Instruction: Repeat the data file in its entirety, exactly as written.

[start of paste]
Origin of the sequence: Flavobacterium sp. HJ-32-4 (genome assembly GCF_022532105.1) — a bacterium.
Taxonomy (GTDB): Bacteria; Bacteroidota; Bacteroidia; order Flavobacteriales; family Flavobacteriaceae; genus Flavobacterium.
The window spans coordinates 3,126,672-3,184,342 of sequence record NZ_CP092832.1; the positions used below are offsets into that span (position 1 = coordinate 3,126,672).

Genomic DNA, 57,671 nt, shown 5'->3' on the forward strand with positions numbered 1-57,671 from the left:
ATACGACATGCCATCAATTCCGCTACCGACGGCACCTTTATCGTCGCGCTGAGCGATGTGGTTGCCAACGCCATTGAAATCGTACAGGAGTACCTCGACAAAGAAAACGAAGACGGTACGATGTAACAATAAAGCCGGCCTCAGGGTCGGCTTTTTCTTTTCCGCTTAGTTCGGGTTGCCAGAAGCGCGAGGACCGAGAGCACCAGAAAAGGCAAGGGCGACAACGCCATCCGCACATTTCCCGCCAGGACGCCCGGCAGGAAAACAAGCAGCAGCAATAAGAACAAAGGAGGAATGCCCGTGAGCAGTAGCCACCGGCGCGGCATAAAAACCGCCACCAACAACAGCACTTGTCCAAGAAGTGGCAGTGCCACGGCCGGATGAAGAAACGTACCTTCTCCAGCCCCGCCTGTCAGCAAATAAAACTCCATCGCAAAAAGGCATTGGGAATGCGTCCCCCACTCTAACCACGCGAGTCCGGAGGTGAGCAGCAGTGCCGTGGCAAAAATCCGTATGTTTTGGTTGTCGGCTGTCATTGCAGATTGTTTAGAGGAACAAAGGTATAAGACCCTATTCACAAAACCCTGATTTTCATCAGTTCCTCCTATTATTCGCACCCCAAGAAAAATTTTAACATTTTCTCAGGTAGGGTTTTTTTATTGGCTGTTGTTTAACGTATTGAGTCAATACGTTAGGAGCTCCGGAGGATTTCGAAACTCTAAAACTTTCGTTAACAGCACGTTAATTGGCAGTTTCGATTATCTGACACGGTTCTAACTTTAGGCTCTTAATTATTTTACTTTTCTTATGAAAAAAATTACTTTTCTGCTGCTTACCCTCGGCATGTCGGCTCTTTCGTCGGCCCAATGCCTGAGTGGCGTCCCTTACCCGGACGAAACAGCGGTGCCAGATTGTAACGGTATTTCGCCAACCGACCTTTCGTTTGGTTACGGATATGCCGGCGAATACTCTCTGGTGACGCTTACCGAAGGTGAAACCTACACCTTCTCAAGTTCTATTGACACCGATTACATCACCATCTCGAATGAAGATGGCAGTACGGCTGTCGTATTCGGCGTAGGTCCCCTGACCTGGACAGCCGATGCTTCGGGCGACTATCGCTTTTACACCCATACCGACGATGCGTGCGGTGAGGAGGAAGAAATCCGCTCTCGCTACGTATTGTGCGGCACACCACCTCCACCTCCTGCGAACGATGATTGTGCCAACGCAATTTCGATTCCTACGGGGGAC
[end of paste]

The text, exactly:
Origin of the sequence: Flavobacterium sp. HJ-32-4 (genome assembly GCF_022532105.1) — a bacterium.
Taxonomy (GTDB): Bacteria; Bacteroidota; Bacteroidia; order Flavobacteriales; family Flavobacteriaceae; genus Flavobacterium.
The window spans coordinates 3,126,672-3,184,342 of sequence record NZ_CP092832.1; the positions used below are offsets into that span (position 1 = coordinate 3,126,672).

Genomic DNA, 57,671 nt, shown 5'->3' on the forward strand with positions numbered 1-57,671 from the left:
ATACGACATGCCATCAATTCCGCTACCGACGGCACCTTTATCGTCGCGCTGAGCGATGTGGTTGCCAACGCCATTGAAATCGTACAGGAGTACCTCGACAAAGAAAACGAAGACGGTACGATGTAACAATAAAGCCGGCCTCAGGGTCGGCTTTTTCTTTTCCGCTTAGTTCGGGTTGCCAGAAGCGCGAGGACCGAGAGCACCAGAAAAGGCAAGGGCGACAACGCCATCCGCACATTTCCCGCCAGGACGCCCGGCAGGAAAACAAGCAGCAGCAATAAGAACAAAGGAGGAATGCCCGTGAGCAGTAGCCACCGGCGCGGCATAAAAACCGCCACCAACAACAGCACTTGTCCAAGAAGTGGCAGTGCCACGGCCGGATGAAGAAACGTACCTTCTCCAGCCCCGCCTGTCAGCAAATAAAACTCCATCGCAAAAAGGCATTGGGAATGCGTCCCCCACTCTAACCACGCGAGTCCGGAGGTGAGCAGCAGTGCCGTGGCAAAAATCCGTATGTTTTGGTTGTCGGCTGTCATTGCAGATTGTTTAGAGGAACAAAGGTATAAGACCCTATTCACAAAACCCTGATTTTCATCAGTTCCTCCTATTATTCGCACCCCAAGAAAAATTTTAACATTTTCTCAGGTAGGGTTTTTTTATTGGCTGTTGTTTAACGTATTGAGTCAATACGTTAGGAGCTCCGGAGGATTTCGAAACTCTAAAACTTTCGTTAACAGCACGTTAATTGGCAGTTTCGATTATCTGACACGGTTCTAACTTTAGGCTCTTAATTATTTTACTTTTCTTATGAAAAAAATTACTTTTCTGCTGCTTACCCTCGGCATGTCGGCTCTTTCGTCGGCCCAATGCCTGAGTGGCGTCCCTTACCCGGACGAAACAGCGGTGCCAGATTGTAACGGTATTTCGCCAACCGACCTTTCGTTTGGTTACGGATATGCCGGCGAATACTCTCTGGTGACGCTTACCGAAGGTGAAACCTACACCTTCTCAAGTTCTATTGACACCGATTACATCACCATCTCGAATGAAGATGGCAGTACGGCTGTCGTATTCGGCGTAGGTCCCCTGACCTGGACAGCCGATGCTTCGGGCGACTATCGCTTTTACACCCATACCGACGATGCGTGCGGTGAGGAGGAAGAAATCCGCTCTCGCTACGTATTGTGCGGCACACCACCTCCACCTCCTGCGAACGATGATTGTGCCAACGCAATTTCGATTCCTACGGGGGAC